After barrel-chested Earl Torgeson
(my father's favorite) & workmanlike
polite Bill Tuttle (my mother’s) had vanished
into the bus in the shadows outside
Comiskey Park, I found myself
asking my idol, Al
Kaline, how to connect with the curve balls
I had already seen coming at twelve,
& he answered
shyly, a twenty-two-year-old crew-cut
blond “phenom” speaking from experience,
You have to find

your own way. It happened my way
would mean taking a page from the curves’ book
& winding down—as on a spiral stair—
into the ground along the lines
of the biggest curve imaginable,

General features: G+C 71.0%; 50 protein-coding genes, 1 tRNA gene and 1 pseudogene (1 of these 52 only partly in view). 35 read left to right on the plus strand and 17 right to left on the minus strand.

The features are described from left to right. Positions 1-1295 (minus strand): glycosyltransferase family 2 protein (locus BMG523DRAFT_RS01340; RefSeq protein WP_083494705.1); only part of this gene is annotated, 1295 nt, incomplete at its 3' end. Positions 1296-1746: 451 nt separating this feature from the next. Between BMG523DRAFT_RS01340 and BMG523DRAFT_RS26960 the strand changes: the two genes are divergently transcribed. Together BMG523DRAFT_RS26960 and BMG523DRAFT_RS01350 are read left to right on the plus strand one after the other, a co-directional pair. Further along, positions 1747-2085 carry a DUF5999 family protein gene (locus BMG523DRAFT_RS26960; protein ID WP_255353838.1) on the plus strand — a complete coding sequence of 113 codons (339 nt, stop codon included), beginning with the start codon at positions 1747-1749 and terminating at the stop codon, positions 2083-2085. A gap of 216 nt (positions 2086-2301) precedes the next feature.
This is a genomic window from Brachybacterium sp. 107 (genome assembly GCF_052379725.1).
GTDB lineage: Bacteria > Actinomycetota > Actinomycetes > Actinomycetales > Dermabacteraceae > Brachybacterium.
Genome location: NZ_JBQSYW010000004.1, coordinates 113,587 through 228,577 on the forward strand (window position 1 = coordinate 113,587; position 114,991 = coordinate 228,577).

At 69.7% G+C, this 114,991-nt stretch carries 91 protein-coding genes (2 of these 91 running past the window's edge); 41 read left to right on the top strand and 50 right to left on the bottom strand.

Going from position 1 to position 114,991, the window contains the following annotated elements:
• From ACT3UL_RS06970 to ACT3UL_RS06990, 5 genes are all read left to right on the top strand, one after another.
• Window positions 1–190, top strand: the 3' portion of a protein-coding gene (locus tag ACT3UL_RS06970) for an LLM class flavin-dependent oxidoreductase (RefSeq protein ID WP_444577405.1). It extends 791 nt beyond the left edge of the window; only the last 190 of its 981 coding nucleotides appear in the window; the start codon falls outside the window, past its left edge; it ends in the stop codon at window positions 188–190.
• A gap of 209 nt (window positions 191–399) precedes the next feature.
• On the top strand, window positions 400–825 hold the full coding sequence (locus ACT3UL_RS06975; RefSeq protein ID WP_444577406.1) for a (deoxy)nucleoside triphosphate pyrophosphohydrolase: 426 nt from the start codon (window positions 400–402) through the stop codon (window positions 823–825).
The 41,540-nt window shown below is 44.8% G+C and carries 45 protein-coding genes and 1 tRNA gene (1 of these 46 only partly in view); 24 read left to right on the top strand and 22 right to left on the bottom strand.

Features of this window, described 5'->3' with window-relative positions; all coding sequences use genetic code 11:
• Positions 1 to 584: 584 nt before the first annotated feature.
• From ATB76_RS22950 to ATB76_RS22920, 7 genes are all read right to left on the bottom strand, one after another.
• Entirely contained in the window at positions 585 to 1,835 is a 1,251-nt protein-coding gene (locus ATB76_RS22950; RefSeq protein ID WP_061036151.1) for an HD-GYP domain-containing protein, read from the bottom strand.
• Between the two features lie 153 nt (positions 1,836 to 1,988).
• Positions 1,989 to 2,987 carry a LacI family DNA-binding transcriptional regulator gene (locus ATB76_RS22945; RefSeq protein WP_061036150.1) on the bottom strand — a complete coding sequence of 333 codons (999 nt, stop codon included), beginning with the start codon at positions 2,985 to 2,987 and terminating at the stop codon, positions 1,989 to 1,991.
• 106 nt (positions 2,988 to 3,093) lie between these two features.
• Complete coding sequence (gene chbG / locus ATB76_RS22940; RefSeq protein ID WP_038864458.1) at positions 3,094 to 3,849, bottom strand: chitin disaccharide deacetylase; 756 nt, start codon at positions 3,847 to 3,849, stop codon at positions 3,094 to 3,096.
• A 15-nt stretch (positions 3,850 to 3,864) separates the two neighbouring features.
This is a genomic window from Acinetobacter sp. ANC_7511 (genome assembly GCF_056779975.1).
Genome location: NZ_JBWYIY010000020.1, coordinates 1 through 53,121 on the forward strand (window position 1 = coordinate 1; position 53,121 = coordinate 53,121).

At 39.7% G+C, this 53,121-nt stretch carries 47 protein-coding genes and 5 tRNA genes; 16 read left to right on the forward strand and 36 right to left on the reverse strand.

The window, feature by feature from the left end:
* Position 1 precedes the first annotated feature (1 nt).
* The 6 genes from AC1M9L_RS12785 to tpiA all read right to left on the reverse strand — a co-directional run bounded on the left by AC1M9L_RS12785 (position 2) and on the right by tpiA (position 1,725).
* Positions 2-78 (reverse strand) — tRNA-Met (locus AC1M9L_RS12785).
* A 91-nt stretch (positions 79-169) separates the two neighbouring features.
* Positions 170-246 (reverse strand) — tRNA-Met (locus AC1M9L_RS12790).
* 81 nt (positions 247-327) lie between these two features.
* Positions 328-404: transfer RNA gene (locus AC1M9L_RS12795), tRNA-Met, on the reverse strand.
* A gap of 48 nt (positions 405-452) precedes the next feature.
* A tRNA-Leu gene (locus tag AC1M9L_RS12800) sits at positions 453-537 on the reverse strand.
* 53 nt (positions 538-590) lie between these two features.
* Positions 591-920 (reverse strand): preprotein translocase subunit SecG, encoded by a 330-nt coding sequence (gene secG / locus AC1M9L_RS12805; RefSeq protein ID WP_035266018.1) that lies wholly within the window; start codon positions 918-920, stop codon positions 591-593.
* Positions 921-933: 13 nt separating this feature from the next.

which ends up in the dirt. No star, I knew
I’d never rise above the earth,
but sometimes I’d feel light-headed descending
on the spin my English put on each step
I took. In a word, I would make a virtue
of necessity, which, like rules,
freed me to play the game I’d choose.

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This article originally appeared in The New Criterion, Volume 9 Number 8, on page 33
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